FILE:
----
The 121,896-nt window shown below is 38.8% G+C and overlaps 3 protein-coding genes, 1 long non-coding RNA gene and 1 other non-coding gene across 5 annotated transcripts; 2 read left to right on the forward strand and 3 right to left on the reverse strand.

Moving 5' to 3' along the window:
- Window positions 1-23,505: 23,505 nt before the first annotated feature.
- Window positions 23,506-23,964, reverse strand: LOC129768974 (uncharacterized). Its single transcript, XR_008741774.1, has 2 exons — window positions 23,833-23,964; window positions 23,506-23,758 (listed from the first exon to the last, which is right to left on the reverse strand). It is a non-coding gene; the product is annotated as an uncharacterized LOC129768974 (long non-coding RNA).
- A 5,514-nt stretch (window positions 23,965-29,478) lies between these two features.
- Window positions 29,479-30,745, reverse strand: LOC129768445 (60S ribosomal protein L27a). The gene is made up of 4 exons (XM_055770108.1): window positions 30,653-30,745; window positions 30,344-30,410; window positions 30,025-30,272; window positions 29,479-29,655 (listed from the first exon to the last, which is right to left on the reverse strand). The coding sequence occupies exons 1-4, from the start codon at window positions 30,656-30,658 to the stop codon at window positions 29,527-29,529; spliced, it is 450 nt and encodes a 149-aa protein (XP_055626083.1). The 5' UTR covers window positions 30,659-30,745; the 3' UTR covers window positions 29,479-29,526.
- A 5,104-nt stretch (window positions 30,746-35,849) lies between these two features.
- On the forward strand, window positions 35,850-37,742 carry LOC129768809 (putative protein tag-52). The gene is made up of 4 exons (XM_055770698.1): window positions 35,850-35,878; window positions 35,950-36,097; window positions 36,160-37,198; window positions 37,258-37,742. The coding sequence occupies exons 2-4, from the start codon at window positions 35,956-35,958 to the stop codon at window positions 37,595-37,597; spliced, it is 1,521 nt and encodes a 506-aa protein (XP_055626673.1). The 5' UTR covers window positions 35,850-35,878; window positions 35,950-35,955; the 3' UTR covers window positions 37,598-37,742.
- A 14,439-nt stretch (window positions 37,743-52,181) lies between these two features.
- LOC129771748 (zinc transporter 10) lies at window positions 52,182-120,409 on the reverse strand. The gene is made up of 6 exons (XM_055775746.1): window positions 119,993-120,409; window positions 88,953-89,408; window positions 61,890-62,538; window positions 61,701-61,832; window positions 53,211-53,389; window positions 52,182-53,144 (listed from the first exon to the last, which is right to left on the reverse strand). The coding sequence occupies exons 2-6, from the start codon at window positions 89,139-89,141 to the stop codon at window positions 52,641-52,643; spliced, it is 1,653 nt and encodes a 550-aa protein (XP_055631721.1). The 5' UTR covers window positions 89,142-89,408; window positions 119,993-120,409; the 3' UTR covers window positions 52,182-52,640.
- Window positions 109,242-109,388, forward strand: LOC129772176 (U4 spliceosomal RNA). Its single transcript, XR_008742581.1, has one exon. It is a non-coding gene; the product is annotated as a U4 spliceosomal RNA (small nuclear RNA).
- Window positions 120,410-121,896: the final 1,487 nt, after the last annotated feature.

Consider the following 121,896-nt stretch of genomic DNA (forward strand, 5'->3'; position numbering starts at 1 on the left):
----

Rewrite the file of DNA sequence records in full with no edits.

The 121,896-nt window shown below is 38.8% G+C and overlaps 3 protein-coding genes, 1 long non-coding RNA gene and 1 other non-coding gene across 5 annotated transcripts; 2 read left to right on the forward strand and 3 right to left on the reverse strand.

Moving 5' to 3' along the window:
- Window positions 1-23,505: 23,505 nt before the first annotated feature.
- Window positions 23,506-23,964, reverse strand: LOC129768974 (uncharacterized). Its single transcript, XR_008741774.1, has 2 exons — window positions 23,833-23,964; window positions 23,506-23,758 (listed from the first exon to the last, which is right to left on the reverse strand). It is a non-coding gene; the product is annotated as an uncharacterized LOC129768974 (long non-coding RNA).
- A 5,514-nt stretch (window positions 23,965-29,478) lies between these two features.
- Window positions 29,479-30,745, reverse strand: LOC129768445 (60S ribosomal protein L27a). The gene is made up of 4 exons (XM_055770108.1): window positions 30,653-30,745; window positions 30,344-30,410; window positions 30,025-30,272; window positions 29,479-29,655 (listed from the first exon to the last, which is right to left on the reverse strand). The coding sequence occupies exons 1-4, from the start codon at window positions 30,656-30,658 to the stop codon at window positions 29,527-29,529; spliced, it is 450 nt and encodes a 149-aa protein (XP_055626083.1). The 5' UTR covers window positions 30,659-30,745; the 3' UTR covers window positions 29,479-29,526.
- A 5,104-nt stretch (window positions 30,746-35,849) lies between these two features.
- On the forward strand, window positions 35,850-37,742 carry LOC129768809 (putative protein tag-52). The gene is made up of 4 exons (XM_055770698.1): window positions 35,850-35,878; window positions 35,950-36,097; window positions 36,160-37,198; window positions 37,258-37,742. The coding sequence occupies exons 2-4, from the start codon at window positions 35,956-35,958 to the stop codon at window positions 37,595-37,597; spliced, it is 1,521 nt and encodes a 506-aa protein (XP_055626673.1). The 5' UTR covers window positions 35,850-35,878; window positions 35,950-35,955; the 3' UTR covers window positions 37,598-37,742.
- A 14,439-nt stretch (window positions 37,743-52,181) lies between these two features.
- LOC129771748 (zinc transporter 10) lies at window positions 52,182-120,409 on the reverse strand. The gene is made up of 6 exons (XM_055775746.1): window positions 119,993-120,409; window positions 88,953-89,408; window positions 61,890-62,538; window positions 61,701-61,832; window positions 53,211-53,389; window positions 52,182-53,144 (listed from the first exon to the last, which is right to left on the reverse strand). The coding sequence occupies exons 2-6, from the start codon at window positions 89,139-89,141 to the stop codon at window positions 52,641-52,643; spliced, it is 1,653 nt and encodes a 550-aa protein (XP_055631721.1). The 5' UTR covers window positions 89,142-89,408; window positions 119,993-120,409; the 3' UTR covers window positions 52,182-52,640.
- Window positions 109,242-109,388, forward strand: LOC129772176 (U4 spliceosomal RNA). Its single transcript, XR_008742581.1, has one exon. It is a non-coding gene; the product is annotated as a U4 spliceosomal RNA (small nuclear RNA).
- Window positions 120,410-121,896: the final 1,487 nt, after the last annotated feature.

Consider the following 121,896-nt stretch of genomic DNA (forward strand, 5'->3'; position numbering starts at 1 on the left):